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Class of 2016’s Maximilian Jameson-Lee named to G. Watson James III, M.D. Scholarship

The Class of 2016’s Maximilian Jameson-Lee

Class of 2016’s Maximilian Jameson-Lee

On May 1, more than 40 students participated in the annual Medical Student Research Day.

This year’s Research Day saw a dramatic increase in the number of students presenting as a result of a change to poster session format. “In the past we had oral presentations and, because of limited time, only about 10 to 15 of the submitted abstracts were chosen for presentation,” said Gordon Archer, M.D., senior associate dean for research and research training in the School of Medicine. “This year the poster session format – and the poster printer purchased by our office – made it possible for everyone who did any summer research to present their work.”

Some of the presenters were past participants in the school’s Student Summer Research Fellowship Program, a two-month program between the M1 and M2 years in which students perform research under the guidance of a faculty member in the medical school. Other medical student presenters conducted research under the guidance of a medical school faculty mentor outside of the summer program.

Each year, three awards are given for the most outstanding presentations and research projects. The $1,000 first prize is made possible by the G. Watson James III, M.D. Scholarship Endowment that carries the name of a 1943 graduate of the medical school who went on to become Chairman of the Division of Hematology. At his death in 2001, James’ friends and family established the scholarship that goes to the medical student who wins the research competition, a fitting legacy for the outstanding physician-scientist. The second prize of $500 and $250 third prize are funded by the School of Medicine’s Dean’s Office.

Judges assessed the competition through various criteria in order to determine the top three presentations, including a coherent hypothesis, the presenter’s understanding of the background information of their research topic and the level of their participation in the experimental work. Finally, the judges scored the students based on the quality of their poster presentation and their ability to articulate findings and conclusions.

This year’s James Scholarship winner is the Class of 2016’s Maximilian Jameson-Lee. After earning a bachelor’s degree at the University of Florida, he went on to the National Institutes of Health to conduct infectious disease research. He then completed a Ph.D. in Immunology and Cancer from the University of Virginia and post-doctoral studies at Naval Research Labs in Washington D.C.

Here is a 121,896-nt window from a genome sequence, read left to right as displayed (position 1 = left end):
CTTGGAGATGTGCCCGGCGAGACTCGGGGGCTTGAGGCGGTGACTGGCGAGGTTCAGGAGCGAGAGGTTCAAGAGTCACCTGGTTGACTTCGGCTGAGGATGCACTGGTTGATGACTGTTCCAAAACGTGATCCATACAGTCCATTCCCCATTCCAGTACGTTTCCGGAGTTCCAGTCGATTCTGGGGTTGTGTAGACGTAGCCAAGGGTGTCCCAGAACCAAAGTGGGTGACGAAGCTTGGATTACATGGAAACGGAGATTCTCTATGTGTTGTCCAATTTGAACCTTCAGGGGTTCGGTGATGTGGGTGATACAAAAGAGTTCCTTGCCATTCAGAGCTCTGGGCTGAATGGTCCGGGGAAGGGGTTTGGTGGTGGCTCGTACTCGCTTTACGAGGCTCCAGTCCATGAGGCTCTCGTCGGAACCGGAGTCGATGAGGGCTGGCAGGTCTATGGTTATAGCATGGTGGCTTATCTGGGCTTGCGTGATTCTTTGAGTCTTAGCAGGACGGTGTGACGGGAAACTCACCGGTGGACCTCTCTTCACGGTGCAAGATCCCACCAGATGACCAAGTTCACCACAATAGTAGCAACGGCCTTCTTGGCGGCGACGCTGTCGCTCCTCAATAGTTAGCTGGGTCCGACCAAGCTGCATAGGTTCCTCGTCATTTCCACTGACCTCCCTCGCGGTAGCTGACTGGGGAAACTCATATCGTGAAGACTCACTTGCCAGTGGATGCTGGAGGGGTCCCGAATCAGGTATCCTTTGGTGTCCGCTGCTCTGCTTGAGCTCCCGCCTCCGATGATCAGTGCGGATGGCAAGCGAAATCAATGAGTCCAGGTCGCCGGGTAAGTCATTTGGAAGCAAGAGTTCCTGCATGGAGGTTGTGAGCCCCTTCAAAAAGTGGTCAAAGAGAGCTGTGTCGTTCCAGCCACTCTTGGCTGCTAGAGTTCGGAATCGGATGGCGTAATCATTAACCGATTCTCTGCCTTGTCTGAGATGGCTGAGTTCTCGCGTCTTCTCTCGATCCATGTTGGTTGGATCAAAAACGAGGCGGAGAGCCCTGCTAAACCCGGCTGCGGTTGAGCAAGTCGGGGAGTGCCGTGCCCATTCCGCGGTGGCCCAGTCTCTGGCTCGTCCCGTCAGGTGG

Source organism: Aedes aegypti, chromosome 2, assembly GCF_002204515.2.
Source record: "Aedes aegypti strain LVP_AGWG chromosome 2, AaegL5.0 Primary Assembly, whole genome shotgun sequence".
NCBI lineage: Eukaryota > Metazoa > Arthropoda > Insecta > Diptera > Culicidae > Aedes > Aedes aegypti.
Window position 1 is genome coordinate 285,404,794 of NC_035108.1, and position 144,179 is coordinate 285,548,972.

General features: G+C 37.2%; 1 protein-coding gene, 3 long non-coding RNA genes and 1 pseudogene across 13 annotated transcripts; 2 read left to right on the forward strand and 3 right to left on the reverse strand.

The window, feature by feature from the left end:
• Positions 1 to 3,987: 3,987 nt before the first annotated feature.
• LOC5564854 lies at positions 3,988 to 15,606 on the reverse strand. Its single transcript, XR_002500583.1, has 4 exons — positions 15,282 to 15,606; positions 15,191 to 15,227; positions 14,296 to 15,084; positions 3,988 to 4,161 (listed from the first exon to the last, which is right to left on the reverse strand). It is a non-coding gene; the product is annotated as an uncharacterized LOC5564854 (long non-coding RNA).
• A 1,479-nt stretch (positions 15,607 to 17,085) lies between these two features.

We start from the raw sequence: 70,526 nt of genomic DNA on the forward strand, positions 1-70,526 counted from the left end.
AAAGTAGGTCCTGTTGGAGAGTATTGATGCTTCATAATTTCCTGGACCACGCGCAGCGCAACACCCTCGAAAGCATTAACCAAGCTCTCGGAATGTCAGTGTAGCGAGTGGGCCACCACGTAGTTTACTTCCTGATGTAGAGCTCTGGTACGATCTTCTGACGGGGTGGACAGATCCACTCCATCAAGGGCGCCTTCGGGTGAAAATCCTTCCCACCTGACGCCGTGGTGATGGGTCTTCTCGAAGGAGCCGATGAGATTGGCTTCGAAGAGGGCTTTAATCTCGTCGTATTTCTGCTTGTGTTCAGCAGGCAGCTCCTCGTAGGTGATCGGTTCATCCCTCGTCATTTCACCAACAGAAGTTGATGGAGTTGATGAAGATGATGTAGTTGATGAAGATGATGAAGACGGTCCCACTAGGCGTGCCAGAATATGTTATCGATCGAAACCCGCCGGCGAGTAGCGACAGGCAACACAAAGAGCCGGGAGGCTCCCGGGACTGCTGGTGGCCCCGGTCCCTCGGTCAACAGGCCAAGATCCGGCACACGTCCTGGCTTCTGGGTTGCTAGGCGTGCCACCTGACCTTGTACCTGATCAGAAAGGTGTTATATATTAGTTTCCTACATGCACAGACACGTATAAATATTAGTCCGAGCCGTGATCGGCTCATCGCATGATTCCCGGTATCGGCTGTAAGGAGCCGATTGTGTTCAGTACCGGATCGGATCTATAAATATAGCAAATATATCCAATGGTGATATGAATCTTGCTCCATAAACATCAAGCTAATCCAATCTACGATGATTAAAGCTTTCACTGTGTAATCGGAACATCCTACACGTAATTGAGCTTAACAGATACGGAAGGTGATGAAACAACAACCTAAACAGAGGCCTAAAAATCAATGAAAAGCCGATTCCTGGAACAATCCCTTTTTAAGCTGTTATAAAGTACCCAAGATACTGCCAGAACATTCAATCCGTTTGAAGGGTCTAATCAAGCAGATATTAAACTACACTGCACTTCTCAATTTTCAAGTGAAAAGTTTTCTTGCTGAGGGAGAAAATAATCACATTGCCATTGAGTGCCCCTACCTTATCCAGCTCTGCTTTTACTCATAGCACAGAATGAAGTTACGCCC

At Student Research Day, Max presented findings from a bone marrow transplant study that sought to refine the match between bone marrow donors and recipients for improved outcomes. Max explains that, today, bone marrow transplants are matched at 8 genetic locations and for blood type. For approximately the same price, whole exome sequencing looks at over 20,000 loci, which opens the door for a much more individualized approach. Less expensive than whole genome sequencing, exome sequencing analyzes just the coding regions of the genome.

Working in the research lab of Amir Toor, M.D., Max’s team performed whole exome sequencing on nine bone marrow donor/recipient pairs, searching for genetic differences. These differences could potentially cause the new immune system from the donor to recognize the recipient as foreign, thereby triggering an immune response that could produce adverse events such as graft vs. host disease. His research group found large differences on the genomic level but were not able to correlate those differences with transplant outcomes.

By Anish K. Desai


M.D.-Ph.D. candidate Julie Bonano attends 64th Annual Nobel Laureate Meeting

Chair of surgery

At the 64th Annual Nobel Laureate Meeting, Julie Bonano met Nobel Prize winner Ferid Murad, M.D., Ph.D., a clinical pharmacologist whose studies were the basis for much of Julie’s early coursework.

Julie Bonano felt a rush of excitement and then a little apprehension when she spotted Nobel Prize winner Ferid Murad, M.D., Ph.D., across the room. This, after all, was a man she deeply admired.

It also was the chance of a lifetime. So Julie, an M.D.-Ph.D. candidate in the medical school, took a deep breath and introduced herself. In a matter of seconds, the butterflies fluttering around in her stomach had vanished.

“He immediately invited me to sit down with him at the table,” she said. “We talked for close to an hour about his research and his career. It was incredible.”

Julie, who will graduate in 2017, met Murad during the 64th Annual Nobel Laureate Meeting in Lindau, Germany, earlier this summer. She was one of 600 young researchers from 80 countries selected to attend. Ahmad Altarifi, Ph.D., who graduated from VCU in 2013 and is now an assistant professor in Jordan, was also chosen.

“Having two VCU students selected is significant,” said Steve Negus, Ph.D., professor of pharmacology and toxicology and mentor to both Julie and Altarifi. “Julie is a very talented student and is certainly representative of the top tier of student here. She is special.”